Another Covid-19 Survival Story
Morro Bay In Bloom recently celebrated its 7th Anniversary – virtually. Members have traditionally assembled at the home of Walter and Jane Heath, for their founder, project designer and nonprofit manager to thank his fellow gardeners for showing up whenever they could on a Saturday for two hours with one purpose in mind, plucking weeds and planting seasonal flowers for bursts of reds, oranges, yellows, pinks, blues, and purples to “green” our city’s urban landscape.
This columnist’s fuzzy math skills indicate that since MBIB was established October 25, 2013, members have dedicated approximately 364 Saturdays – 728 hours each of personal weekend time to join fourteen member gardeners who collectively have generated about 8,736 hours to deliberately get their hands dirty. Indeed, MBIB is making a beautiful difference.
“When I say (urban) beautification,” said Heath, “I feel it a bit arrogant because we already live in such a beautiful place. I believe what MBIB does is provide a beautiful frame the for beauty already here.”
During their celebration he and members reminisced: Heath recalled, “It still amazes me each week when someone in the group says, ‘We’ll never do this in 2 hours.’ After seven years I’ve gotten pretty good at planning what we can accomplish in 2 hours. The group gets to the site and I always hear ‘No way will we get this done’ and after 2 hours of catching up while we work someone will inevitably say ‘OMG, we did it.’ It makes me smile every time.”
Carrie Filler said, “I always have fun. The Roundabout makes the big splash. That’s what is noticed. This year’s fall display looks so good.”
“We had to get crab grass out of the bike park to plant agave and lantana. It was the toughest assignment I worked on,” said Ed Bois. “It was grueling work, but satisfying.”
Jane Heath recalls their first American In Bloom conference when Morro Bay won its category. “First we watched all the competitors’ videos. They were amazing and I leaned over to Walter to whisper there was no way we would win, but little ‘ole Morro Bay won.”
Walter added Jane was particularly grateful to member and newly elected Morro Bay City Councilwoman Laurel Barton, for negotiating a starter plant program with Cal Poly. Jane’s been waiting at least seven years for her husband to finally design and plant their own patio garden.
Jan Goldman, an original Bloomie, loved the day “…a man from DC showed up at the Welcome Center and asked if there was a rule in Morro Bay that everyone in the city had to maintain their garden. He thought we looked manicured and pretty.”
One Saturday John O’Brien realized it was okay not to be perfect when he was told his lantana plantings were three centimeters off.
Eileen Sweeney said, “I love driving around the city and seeing the difference so few people have made to make a special difference in how our city looks.”
Although the kudos were generously directed towards the member volunteers, it must be noted a strong, sustained organization thrives best when led by a passionate and dedicated chairman. Heath was raised in San Francisco loving his time gardening. Both sets of grandparents gardened – one greenhouse gardening while the other preferred truck farming edibles.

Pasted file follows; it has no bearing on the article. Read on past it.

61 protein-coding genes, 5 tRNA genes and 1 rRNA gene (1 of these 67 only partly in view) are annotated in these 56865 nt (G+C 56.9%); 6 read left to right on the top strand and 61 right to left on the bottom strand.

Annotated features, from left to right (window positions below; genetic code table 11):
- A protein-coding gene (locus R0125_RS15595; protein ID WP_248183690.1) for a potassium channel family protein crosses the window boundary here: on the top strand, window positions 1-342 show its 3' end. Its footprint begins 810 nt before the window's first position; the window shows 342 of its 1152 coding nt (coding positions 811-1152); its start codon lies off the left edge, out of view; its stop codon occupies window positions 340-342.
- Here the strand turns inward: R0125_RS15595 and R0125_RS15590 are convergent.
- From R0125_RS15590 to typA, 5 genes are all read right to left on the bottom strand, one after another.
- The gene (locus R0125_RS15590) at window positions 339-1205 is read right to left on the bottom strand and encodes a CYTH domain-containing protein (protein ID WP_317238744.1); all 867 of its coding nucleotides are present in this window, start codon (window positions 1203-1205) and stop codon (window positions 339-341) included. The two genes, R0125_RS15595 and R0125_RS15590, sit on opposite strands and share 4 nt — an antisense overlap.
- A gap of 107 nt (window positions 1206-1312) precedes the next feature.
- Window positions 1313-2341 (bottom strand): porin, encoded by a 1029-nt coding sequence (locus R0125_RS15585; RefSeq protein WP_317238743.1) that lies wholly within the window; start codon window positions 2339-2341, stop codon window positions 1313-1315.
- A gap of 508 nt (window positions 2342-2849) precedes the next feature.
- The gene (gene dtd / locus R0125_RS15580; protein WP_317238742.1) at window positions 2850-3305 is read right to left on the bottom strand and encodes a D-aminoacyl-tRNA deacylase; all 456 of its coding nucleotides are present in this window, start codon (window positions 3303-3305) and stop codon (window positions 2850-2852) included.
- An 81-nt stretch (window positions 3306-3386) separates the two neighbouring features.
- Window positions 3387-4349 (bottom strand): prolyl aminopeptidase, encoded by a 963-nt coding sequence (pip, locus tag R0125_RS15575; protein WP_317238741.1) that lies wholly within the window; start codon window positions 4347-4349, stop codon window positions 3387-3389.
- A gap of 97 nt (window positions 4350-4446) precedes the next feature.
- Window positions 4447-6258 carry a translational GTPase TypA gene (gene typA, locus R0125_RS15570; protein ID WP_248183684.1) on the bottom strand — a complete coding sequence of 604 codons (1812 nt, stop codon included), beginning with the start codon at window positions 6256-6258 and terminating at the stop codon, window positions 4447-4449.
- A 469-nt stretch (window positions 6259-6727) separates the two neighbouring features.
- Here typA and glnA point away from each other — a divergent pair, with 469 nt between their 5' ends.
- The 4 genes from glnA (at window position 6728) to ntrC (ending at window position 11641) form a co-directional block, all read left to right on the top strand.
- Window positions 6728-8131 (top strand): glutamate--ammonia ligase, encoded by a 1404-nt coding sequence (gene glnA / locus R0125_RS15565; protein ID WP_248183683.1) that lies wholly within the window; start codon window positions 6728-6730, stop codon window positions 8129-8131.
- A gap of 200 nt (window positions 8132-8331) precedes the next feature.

Once he retired from a career as a chemical engineer/protein scientist specializing in enzymes and living in Morro Bay, he took on his advocacy for gardening as if it were a full time career. When asked why, he said, “MBIB makes me happy. It draws from all my skill-sets. It combines my passions to build community and plant gardens. I love building community but most of the time I was working in the political arena and there you always have a winner and loser and then move on to the next election cycle. This is not satisfying to me. MBIB builds community with long lasting effects that are satisfying.”
Heath explained why urban planting is important. Himself an America In Bloom board member, he joined a group of professional and community urban planners to provide research and visitations to share their expertise with communities worldwide. AIB’s research discovered, “…a beautifully landscaped community will see less crime and graffiti.” Heath added, “Each week our members will hear the color we add to the planter boxes and landscape areas brighten up our area. People will say, ‘I get so tired of the fog and the colors brighten my mood.’ The contrast of browns and grays with color elevates any mood.”
MBIB was established with twenty-five members. Their first project was the Morro Bay Library. The group officially adopted Centennial Park for upkeep and enhancements. When the Morro Bay Garden Club needed support, MBIB assumed the Harbor Walk Coleman Beach areas. The roundabout care was requested by the Morro Bay Rotary Club. A newer program is sponsored planter boxes like those at Main Street and Morro Bay Blvd., for example, Top Dog Coffee Bar, Sunshine Market and more.
With 60-plus current members several offer alternative skills and interests such as litter pick-up, tree plantings, home pollinator gardens and historical preservation projects.
To get involved contact email@example.com or private message Walter Heath on Facebook.